The full range of sentiments was clearly expressed. Boxer Jimmy Clark said, "I think it's unpatriotic to even wait for the President to have to tell us not to go." Volleyball player Flo Hyman said, "We are ambassadors of peace. To destroy the Olympic movement—which a boycott may well do—isn't worth a gesture that the Russian people won't even be told about." Sailor Dick Tillman said, "It seems a choice between logic and emotion. Today we got the facts, and they leave little room for hope. But emotionally, Lord, it's hard to give it up."
The next morning, Onek accepted an invitation to speak to the 47 athletes who belong to the Athletes' Advisory Council of the U.S. Olympic Committee, the only athletes' association in which all Olympic sports are represented. He agreed to answer questions for one hour and stayed more than two. To those who said the threat of a boycott obviously was not moving the Soviets out of Afghanistan, Onek replied that the rationale was to send a message to influence subsequent Soviet decisions. "Most Soviet dissidents and èmigrès, including Andrei Sakharov, have said we should not go, as have most U.S. Kremlinologists."
Onek seemed perhaps excessively sanguine about the U.S. continuing to collect international support. "I think there is a good chance that none of the major Western European countries will go and that their nonparticipation, especially that of the French [who are said to have uncommon influence within the International Olympic Committee], might convince the IOC to cancel or postpone the Games." Such hopes seemed to be dimmed by the announcement from a meeting of European Olympic committees in Belgium a few hours later that eight national Olympic committees—including those of France, Italy and Great Britain—pledged to send their athletes to Moscow no matter what their governments wanted them to do.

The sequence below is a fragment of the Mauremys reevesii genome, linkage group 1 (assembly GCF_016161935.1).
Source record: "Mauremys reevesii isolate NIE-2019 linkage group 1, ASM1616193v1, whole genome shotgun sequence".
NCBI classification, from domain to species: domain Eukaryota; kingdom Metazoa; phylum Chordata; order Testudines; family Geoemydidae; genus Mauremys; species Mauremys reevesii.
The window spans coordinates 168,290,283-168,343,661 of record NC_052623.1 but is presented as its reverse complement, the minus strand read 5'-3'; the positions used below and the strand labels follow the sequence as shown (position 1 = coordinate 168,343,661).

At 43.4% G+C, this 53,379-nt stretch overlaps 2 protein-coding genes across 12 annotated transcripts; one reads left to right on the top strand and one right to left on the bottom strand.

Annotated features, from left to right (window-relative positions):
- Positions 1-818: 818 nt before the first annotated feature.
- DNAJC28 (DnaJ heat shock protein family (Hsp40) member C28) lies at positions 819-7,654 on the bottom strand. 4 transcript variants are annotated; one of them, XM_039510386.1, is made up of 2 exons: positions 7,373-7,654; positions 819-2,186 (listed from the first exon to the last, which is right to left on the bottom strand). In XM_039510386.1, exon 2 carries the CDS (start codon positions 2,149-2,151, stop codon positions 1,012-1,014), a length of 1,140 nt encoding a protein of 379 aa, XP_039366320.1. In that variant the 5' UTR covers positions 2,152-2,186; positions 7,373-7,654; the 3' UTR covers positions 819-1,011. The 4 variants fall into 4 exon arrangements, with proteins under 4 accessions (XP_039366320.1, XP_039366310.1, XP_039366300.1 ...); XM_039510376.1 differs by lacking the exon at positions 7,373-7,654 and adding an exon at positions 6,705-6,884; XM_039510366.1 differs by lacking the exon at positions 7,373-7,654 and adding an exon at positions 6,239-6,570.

In the end, it seemed Onek had won much respect but few additional converts. The Athletes' Advisory Council drafted a statement supporting the Administration's goals, but proposing that a team be entered that would refuse to take part in the opening, closing or medal ceremonies. The athletes sent the statement to Carter in hopes of further discussion. "It would be a double mission that the American people would be proud of and the Soviets couldn't possibly hide," said canoeist Andy Toro.
The White House didn't immediately respond, but Onek had already set out the reasons that such a plan, which had been considered by the Administration, had been discarded. "The IOC has rules that penalize the athletes for political displays," he said, "and what would be dramatic on U.S. television would never be shown on Russian. Finally, if the team goes, we surrender the possibility of so wide a boycott that the Games are stopped."
Thus remains the iron reality that President Jimmy Carter has no intention of changing his mind.